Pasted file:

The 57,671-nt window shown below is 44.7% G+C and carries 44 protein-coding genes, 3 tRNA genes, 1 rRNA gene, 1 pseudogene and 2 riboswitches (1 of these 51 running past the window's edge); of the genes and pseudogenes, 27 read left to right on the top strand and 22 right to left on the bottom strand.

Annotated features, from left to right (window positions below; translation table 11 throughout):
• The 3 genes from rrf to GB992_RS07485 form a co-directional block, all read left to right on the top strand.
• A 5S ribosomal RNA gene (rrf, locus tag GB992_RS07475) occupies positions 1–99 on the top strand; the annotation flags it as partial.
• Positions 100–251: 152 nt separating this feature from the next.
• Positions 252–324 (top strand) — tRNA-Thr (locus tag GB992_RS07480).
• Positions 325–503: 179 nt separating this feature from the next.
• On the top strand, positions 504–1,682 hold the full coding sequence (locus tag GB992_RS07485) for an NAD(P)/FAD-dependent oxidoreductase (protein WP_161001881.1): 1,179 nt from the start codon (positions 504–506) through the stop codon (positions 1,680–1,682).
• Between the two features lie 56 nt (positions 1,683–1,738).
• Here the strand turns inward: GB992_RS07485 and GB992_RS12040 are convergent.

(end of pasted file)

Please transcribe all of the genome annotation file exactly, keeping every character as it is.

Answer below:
The 57,671-nt window shown below is 44.7% G+C and carries 44 protein-coding genes, 3 tRNA genes, 1 rRNA gene, 1 pseudogene and 2 riboswitches (1 of these 51 running past the window's edge); of the genes and pseudogenes, 27 read left to right on the top strand and 22 right to left on the bottom strand.

Annotated features, from left to right (window positions below; translation table 11 throughout):
• The 3 genes from rrf to GB992_RS07485 form a co-directional block, all read left to right on the top strand.
• A 5S ribosomal RNA gene (rrf, locus tag GB992_RS07475) occupies positions 1–99 on the top strand; the annotation flags it as partial.
• Positions 100–251: 152 nt separating this feature from the next.
• Positions 252–324 (top strand) — tRNA-Thr (locus tag GB992_RS07480).
• Positions 325–503: 179 nt separating this feature from the next.
• On the top strand, positions 504–1,682 hold the full coding sequence (locus tag GB992_RS07485) for an NAD(P)/FAD-dependent oxidoreductase (protein WP_161001881.1): 1,179 nt from the start codon (positions 504–506) through the stop codon (positions 1,680–1,682).
• Between the two features lie 56 nt (positions 1,683–1,738).
• Here the strand turns inward: GB992_RS07485 and GB992_RS12040 are convergent.